Kaposi Sarcoma Staging

Updated: Mar 09, 2021
  • Author: Robert A Schwartz, MD, MPH; Chief Editor: Edwin Choy, MD, PhD  more...
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Classification Systems for Kaposi Sarcoma

There is no officially accepted system for staging Kaposi sarcoma. Provided below, however, are several commonly used classification systems, [1] including those developed by the AIDS Clinical Trials Group (ACTG), [2] Mitsuyasu, [3] and the authors [4] (with subsequent modifications). The ACTG system uses three variables: tumor extent (T), immune status (I), and systemic symptoms (S). Each variable is classed as good risk (0) or poor risk (1).

The ATCG criteria had not previously been systematically assessed in sub-Saharan African patients. In a study of Ugandan adults with HIV-associated Kaposi sarcoma, Okuku et al reported that systemic symptoms were strongly associated with death in the early period after Kaposi sarcoma diagnosis, while tumor status was most predictive of death in the 4-24 month period. [5]

Those staging schemes may or may not correlate well with the presentation and outcomes in the many HIV-infected children in sub-Saharan Africa who have Kaposi sarcoma. [6] Pediatric Kaposi sarcoma has distinctive features compared with Kaposi sarcoma in adults. [7, 8] Lymph node involvement is more common in children, with marked immunosuppression linked with the highest mortality risk. Hence, a pediatric-specific staging classification has been proposed. [9]  

Reduction of immunosuppression remains a cornerstone of therapy, particularly with post-transplant Kaposi sarcoma. [10]

In addition, detection of gastrointestinal Kaposi sarcoma is important for staging. Endoscopic biopsy utilizing hematoxylin and eosin staining, lymphatic and blood vessel endothelial cell markers, and human herpesvirus 8 (HHV-8) staining has demonstrated high diagnostic accuracy (> 0.80), with its accuracy increasing with endoscopic tumor staging. [11] Likewise, involvement of the ocular adnexa can be noteworthy. Ocular Kaposi sarcoma may be evident in the conjunctiva, eyelid, and/or cornea. [12]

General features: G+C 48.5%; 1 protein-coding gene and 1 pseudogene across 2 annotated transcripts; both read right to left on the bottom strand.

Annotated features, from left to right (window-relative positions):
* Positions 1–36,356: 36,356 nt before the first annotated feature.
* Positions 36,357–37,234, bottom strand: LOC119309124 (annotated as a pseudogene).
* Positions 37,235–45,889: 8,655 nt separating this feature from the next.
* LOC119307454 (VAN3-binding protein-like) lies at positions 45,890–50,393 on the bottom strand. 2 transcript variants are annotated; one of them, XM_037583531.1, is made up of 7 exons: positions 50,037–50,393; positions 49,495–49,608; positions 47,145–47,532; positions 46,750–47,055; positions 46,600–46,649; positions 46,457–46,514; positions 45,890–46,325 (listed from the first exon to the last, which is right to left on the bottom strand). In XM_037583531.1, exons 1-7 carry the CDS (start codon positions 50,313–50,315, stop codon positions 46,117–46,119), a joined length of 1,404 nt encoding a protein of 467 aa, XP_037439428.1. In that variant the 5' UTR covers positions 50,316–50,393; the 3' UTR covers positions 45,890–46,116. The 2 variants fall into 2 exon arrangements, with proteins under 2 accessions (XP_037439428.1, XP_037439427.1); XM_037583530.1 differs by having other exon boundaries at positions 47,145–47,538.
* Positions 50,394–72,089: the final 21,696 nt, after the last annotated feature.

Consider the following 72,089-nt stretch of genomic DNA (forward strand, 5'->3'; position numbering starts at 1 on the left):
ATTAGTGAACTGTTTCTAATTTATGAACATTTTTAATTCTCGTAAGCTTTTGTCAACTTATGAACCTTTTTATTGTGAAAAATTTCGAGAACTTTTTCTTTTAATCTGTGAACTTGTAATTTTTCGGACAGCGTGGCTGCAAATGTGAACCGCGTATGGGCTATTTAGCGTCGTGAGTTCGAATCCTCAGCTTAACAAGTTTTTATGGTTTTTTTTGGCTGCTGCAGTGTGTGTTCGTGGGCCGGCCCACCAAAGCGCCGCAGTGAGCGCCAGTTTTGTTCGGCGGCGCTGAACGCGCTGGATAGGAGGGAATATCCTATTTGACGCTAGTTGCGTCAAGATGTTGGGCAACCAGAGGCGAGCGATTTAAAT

Kim et al studied the expression of programmed death–1 (PD-1) and programmed death ligand 1 (PD-L1) in 50 cases of Kaposi sarcoma that had been histopathologically diagnosed and classified as early or late stage. With progression of disease, PD-1 expression fell while PD-L1 expression rose:  In early-stage cases, PD-1 was expressed in 72.2% (13/18) and PD-L1 in 11.1% (2/18), while in late-stage cases, PD-1 was expressed in 43.8% and PD-L1 in 28.1%. [13]

T staging is being utilized, as noted below. [14]

Table. ACTG Classification System (Open Table in a new window)

Tumor (T)

Extent of tumor

T0 (good risk)

Kaposi sarcoma is confined to skin and/or lymph nodes and/or demonstrates minimal oral disease (roof of mouth); the Kaposi sarcoma lesions in the mouth are flat rather than raised

T1 (poor risk)

Kaposi sarcoma lesions are widespread; one or more of the following is present:

  • Edema (swelling) due to the tumor

  • Extensive oral Kaposi sarcoma: nodular lesions (raised) and/or lesions in areas of the mouth besides the palate

  • Lesions of Kaposi sarcoma are in organs other than the lymph nodes (eg, lungs, intestine, liver)

Immune system (I)

Status of the immune system, as measured by CD4 cell levels

I0 (good risk)

CD4 cell count is ≥200/µL (normal range, 600-1500/µL); more recent studies have used counts of either 150 or 100/µL

I1 (poor risk)

CD4 cell count is < 200/µL; more recent studies have used counts of either 150 or 100/µL

Systemic illness (S)

Extent of involvement within the body or systemic illness

S0 (good risk)

No systemic illness present; all of the following are true:

  • No history of opportunistic infections or thrush

  • None of the following B symptoms is present: unexplained fever, night sweats, >10% involuntary weight loss, diarrhea persisting for >2wk

  • Karnofsky performance status score is ≥70 (ie, patient is up and about most of the time and able to take care of him- or herself)

S1 (poor risk)

Systemic illness present; one or more of the following is true:

  • History of opportunistic infections or thrush

  • One or more B symptoms is present

  • Karnofsky performance status score < 70

  • Other HIV-related illness is present (eg, neurologic disease or lymphoma)

Mitsuyasu classification system

Stage I:

  • Localized nodular Kaposi sarcoma in elderly men in North America and Europe

Stage II:

  • Localized, invasive, and aggressive Kaposi sarcoma (mostly seen in Africa)

Stage III:

  • Disseminated mucocutaneous Kaposi sarcoma in African children and men who have sex with men

Stage IV:

  • Stage III with visceral involvement

Classification system proposed and currently preferred by the author (including new recommended modifications)

Stage I:

  • Represents localized nodular Kaposi sarcoma, with >15 cutaneous lesions or involvement restricted to one bilateral anatomic site and few, if any, gut nodules

Stage II:

  • Includes both exophytic destructive lesions and locally infiltrative cutaneous lesions as locally aggressive Kaposi sarcoma

Stage III:

  • Generalized lymphadenopathic Kaposi sarcoma has widespread lymph node involvement, with or without skin lesions, but with no visceral involvement

Stage IV:

  • Disseminated visceral Kaposi sarcoma has widespread Kaposi sarcoma, usually progressing from stage II or stage III, with involvement of multiple visceral organs